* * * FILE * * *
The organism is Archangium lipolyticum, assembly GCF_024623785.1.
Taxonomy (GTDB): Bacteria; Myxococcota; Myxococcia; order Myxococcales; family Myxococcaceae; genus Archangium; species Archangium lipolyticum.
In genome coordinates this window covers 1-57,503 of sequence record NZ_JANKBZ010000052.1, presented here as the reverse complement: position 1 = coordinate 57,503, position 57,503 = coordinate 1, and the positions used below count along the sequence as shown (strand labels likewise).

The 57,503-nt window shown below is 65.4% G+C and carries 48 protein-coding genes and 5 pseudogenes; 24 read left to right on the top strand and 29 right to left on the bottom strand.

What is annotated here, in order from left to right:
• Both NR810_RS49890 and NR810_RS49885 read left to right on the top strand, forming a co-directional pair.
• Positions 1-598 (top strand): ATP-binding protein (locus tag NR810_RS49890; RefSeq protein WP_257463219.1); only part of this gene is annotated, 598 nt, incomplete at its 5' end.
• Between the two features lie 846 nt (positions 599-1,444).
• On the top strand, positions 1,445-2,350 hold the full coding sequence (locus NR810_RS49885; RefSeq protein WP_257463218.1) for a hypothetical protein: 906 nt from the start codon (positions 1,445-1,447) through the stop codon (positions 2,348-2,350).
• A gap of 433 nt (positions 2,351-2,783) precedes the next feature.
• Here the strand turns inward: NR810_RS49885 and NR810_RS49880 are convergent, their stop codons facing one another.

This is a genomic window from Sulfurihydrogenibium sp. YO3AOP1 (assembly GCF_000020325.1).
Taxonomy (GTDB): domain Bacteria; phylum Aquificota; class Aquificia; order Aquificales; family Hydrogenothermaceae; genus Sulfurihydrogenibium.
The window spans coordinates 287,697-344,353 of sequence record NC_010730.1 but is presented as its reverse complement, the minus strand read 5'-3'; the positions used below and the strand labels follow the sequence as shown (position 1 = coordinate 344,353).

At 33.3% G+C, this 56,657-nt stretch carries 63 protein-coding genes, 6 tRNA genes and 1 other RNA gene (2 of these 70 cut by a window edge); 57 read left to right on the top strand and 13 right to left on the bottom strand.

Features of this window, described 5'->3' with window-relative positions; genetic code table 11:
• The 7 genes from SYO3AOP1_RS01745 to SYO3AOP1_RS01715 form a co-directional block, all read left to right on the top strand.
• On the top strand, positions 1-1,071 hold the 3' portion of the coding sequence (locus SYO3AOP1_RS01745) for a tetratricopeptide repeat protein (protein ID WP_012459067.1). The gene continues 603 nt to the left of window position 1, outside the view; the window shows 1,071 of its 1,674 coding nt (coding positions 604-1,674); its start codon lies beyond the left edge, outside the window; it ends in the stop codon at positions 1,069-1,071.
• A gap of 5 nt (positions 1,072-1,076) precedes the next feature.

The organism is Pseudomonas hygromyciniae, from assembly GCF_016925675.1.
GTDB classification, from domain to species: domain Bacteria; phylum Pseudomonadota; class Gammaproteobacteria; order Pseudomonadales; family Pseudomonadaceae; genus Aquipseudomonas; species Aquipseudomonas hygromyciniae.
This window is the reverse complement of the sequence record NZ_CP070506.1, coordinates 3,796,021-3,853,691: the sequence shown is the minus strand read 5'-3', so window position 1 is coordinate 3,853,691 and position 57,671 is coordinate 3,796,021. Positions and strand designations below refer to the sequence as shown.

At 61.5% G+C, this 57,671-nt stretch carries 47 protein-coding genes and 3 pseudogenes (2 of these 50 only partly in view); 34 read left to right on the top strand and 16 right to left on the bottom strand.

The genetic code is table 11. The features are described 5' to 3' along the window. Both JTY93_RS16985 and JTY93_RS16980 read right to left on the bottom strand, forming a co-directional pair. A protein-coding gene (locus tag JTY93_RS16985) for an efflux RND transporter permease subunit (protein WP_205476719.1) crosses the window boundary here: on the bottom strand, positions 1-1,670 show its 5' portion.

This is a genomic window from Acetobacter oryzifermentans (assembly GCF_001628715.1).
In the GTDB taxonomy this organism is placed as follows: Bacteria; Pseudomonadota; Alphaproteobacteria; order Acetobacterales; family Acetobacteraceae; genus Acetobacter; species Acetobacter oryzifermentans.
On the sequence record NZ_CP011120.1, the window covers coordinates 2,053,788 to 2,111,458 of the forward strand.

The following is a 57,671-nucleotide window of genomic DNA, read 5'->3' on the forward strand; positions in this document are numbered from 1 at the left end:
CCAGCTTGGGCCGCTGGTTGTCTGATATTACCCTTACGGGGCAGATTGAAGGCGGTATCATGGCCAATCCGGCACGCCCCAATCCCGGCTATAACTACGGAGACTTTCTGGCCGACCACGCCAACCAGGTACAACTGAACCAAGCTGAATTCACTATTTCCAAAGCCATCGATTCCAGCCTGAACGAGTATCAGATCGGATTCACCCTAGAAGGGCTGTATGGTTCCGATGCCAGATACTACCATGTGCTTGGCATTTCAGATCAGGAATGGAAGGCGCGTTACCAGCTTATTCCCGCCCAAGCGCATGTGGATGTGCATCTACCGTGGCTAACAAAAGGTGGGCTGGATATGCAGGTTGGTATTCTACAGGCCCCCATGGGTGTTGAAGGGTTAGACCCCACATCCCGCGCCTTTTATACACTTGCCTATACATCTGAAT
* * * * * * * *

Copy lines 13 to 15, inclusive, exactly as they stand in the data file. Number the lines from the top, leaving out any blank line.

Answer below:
Taxonomy (GTDB): domain Bacteria; phylum Aquificota; class Aquificia; order Aquificales; family Hydrogenothermaceae; genus Sulfurihydrogenibium.
The window spans coordinates 287,697-344,353 of sequence record NC_010730.1 but is presented as its reverse complement, the minus strand read 5'-3'; the positions used below and the strand labels follow the sequence as shown (position 1 = coordinate 344,353).

At 33.3% G+C, this 56,657-nt stretch carries 63 protein-coding genes, 6 tRNA genes and 1 other RNA gene (2 of these 70 cut by a window edge); 57 read left to right on the top strand and 13 right to left on the bottom strand.